are 5 major swirling ocean garbage patches called
Garbage patches generally accumulate far from any country’s coastline, and it is nearly impossible to track the origin of marine debris. The tiny plastic particles that make up most of the patches are also very difficult and expensive to detect and remove.
North Atlantic Gyre
South Atlantic Gyre
Indian Ocean Gyre
North Pacific Gyre
South Pacific Gyre
HOW DOES PLASTIC WASTE END UP IN OUR OCEANS?
Even if you live hundreds of miles from the coast, the plastic you throw away could make its way into the sea. Once in the ocean, plastic decomposes very slowly, breaking down in to tiny pieces known as micro plastics that can be incredibly damaging to sea life. 80% of plastic in our oceans is from land sources – but what does that really mean? Where is it coming from?
There are three main ways the plastic we use every day ends up in the oceans.
1. Throwing plastic in the bin when it could be recycled
Plastic you put in the bin ends up in landfill. When rubbish is being transported to landfill, plastic is often blown away because it’s so lightweight. From there, it can eventually clutter around drains and enter
rivers and the sea this way.
Litter dropped on the street doesn’t stay there. Rainwater and wind carries plastic waste into streams and
rivers, and through drains. Drains lead to the
Careless and improper waste disposal is also a big contributor – illegal dumping of waste adds greatly to the plastic surge in our seas.
3. Products that go down the drain
Many of the products we use daily are flushed down toilets, including wet wipes, cotton buds and sanitary products. Microfibres are even released into waterways when we wash our clothes in the washing machine. They are too small to be filtered out by waste
water plants and end up being consumed by small marine species, eventually even ending up in our food chain.
A positive move in recent months was a ban on microbeads in rinse-off cosmetic and cleaning products introduced by the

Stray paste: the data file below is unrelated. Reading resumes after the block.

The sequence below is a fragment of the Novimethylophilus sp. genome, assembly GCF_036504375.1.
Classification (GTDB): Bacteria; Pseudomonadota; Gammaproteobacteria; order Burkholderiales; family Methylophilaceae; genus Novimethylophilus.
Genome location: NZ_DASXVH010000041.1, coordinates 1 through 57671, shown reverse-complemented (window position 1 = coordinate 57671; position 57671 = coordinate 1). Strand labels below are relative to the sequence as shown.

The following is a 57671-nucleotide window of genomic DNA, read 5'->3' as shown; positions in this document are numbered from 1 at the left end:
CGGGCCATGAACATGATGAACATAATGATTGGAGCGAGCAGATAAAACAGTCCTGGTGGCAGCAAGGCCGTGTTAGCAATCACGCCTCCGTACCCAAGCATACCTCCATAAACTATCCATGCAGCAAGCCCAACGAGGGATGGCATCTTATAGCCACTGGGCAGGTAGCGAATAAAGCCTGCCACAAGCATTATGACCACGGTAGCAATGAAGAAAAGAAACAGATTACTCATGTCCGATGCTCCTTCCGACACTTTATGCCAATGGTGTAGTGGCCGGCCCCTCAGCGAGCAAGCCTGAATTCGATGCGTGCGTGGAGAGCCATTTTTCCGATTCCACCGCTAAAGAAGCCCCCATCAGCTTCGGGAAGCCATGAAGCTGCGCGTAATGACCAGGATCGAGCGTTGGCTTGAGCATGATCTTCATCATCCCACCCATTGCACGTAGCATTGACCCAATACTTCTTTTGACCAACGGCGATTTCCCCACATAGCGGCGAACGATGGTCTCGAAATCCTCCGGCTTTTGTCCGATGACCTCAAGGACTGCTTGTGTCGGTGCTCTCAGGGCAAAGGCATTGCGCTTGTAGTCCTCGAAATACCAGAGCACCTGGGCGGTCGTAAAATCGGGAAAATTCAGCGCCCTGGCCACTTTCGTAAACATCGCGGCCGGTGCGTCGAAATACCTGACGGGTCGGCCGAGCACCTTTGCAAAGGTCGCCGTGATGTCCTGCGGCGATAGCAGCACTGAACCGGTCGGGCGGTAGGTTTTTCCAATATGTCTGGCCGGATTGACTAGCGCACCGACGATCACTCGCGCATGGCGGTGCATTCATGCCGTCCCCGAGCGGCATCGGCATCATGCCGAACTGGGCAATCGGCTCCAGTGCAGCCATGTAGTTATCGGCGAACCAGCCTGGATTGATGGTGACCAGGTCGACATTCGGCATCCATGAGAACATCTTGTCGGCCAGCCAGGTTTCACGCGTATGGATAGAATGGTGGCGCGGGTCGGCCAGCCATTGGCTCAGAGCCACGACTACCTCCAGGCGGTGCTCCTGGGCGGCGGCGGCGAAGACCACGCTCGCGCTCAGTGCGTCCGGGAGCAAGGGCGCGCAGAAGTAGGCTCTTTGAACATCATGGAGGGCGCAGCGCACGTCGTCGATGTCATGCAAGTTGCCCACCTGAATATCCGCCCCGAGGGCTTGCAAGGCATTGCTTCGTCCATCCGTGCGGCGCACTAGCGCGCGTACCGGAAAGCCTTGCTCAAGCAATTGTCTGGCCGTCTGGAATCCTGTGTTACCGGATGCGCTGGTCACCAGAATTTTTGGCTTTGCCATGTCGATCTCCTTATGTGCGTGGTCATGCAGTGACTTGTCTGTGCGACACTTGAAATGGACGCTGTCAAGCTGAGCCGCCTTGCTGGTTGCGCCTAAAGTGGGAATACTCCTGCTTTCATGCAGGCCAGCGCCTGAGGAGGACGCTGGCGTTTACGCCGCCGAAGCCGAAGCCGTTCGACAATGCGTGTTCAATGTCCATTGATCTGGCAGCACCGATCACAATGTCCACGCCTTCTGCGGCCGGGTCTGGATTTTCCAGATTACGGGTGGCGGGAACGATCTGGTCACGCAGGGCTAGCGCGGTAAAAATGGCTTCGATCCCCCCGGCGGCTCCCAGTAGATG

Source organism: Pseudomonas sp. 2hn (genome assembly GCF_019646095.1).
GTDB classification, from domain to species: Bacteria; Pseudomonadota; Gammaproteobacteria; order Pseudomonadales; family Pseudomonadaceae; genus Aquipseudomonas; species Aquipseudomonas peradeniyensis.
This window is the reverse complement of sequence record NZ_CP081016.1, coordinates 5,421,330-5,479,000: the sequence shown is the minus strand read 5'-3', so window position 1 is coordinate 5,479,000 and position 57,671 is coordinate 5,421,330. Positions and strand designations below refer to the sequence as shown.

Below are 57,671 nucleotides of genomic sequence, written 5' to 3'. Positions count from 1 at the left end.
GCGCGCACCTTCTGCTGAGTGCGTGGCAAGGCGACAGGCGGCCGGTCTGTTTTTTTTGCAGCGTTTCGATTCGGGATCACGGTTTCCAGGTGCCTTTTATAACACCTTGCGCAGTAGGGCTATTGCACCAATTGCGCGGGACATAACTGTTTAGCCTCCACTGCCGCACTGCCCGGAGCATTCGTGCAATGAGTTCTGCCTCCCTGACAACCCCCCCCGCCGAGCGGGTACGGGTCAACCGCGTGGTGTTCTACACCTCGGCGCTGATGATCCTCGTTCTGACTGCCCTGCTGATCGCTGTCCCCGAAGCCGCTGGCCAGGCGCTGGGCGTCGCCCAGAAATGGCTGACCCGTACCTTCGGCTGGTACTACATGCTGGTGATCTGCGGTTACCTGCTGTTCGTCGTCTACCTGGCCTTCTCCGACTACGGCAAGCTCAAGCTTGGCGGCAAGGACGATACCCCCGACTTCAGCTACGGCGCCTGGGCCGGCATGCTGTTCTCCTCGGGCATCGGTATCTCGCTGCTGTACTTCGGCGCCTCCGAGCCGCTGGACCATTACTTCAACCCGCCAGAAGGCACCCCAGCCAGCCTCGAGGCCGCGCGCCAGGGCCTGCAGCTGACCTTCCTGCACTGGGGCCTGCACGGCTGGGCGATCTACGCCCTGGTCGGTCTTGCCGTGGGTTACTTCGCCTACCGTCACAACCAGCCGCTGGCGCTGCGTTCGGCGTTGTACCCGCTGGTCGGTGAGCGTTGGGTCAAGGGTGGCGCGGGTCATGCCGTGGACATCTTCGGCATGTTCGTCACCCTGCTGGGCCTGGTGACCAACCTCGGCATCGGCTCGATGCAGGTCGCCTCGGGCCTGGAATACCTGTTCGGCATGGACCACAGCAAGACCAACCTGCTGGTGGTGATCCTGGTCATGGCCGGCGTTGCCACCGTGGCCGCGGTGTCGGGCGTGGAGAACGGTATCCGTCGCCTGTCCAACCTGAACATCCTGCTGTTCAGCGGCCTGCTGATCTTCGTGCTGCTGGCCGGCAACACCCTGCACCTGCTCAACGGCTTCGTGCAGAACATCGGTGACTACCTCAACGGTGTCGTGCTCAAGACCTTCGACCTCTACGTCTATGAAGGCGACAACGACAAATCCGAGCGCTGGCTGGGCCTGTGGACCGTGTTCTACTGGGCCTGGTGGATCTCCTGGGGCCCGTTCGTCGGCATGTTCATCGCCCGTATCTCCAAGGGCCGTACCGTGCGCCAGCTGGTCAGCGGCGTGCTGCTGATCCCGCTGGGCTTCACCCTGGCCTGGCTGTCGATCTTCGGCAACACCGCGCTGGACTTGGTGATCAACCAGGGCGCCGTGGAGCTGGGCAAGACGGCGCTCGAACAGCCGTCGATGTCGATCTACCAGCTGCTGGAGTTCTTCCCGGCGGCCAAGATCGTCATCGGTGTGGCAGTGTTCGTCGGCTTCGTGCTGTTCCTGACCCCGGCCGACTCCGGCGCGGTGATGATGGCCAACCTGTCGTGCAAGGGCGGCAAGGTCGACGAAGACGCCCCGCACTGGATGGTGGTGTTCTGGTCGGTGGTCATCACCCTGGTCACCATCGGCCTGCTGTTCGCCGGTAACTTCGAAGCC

Government, so that these small plastic beads will no longer get washed down the sink and out into our oceans, but there are many more items that can also contribute to the problem.
BOTTOM LINE: HOW DOES PLASTIC GET INTO THE OCEAN ?
The bottom line is us. Whether we mean to litter or not, there's always a chance the plastic we throw away could make it into the sea, and from there who knows? Maybe as far as the Arctic.
Big changes start with small steps and we all have the power to make a difference. What will you do to start cutting the plastic in your life?
will you dispose of single use items. If you dispose of these products
responsibly and if we have effective management in place, plastic in our
oceans would be a threat that we met and surpassed.
you end up making policies during your career, remember what you read here
and please do what you can to keep us and our marine friends safe.
Sir David Attenborough told us during
Blue Planet 2
series that “we dump eight million tonnes of plastic into the sea every year”. It’s killing and harming marine life.
Turtles eat plastic bags mistaking them for
Seabirds are found with their stomachs full of plastic items
Plastic debris can get lodged in coral and affect the health of reefs
Microplastics are consumed by animals like plankton, passing the problem back up the food chain – to us.
Plastic is found in the deepest reaches of the ocean, and even in remote Arctic sea ice. It’s a sobering example of our
footprint on planet
As our plastic consumption is set to skyrocket, it’s clear that urgent action is needed.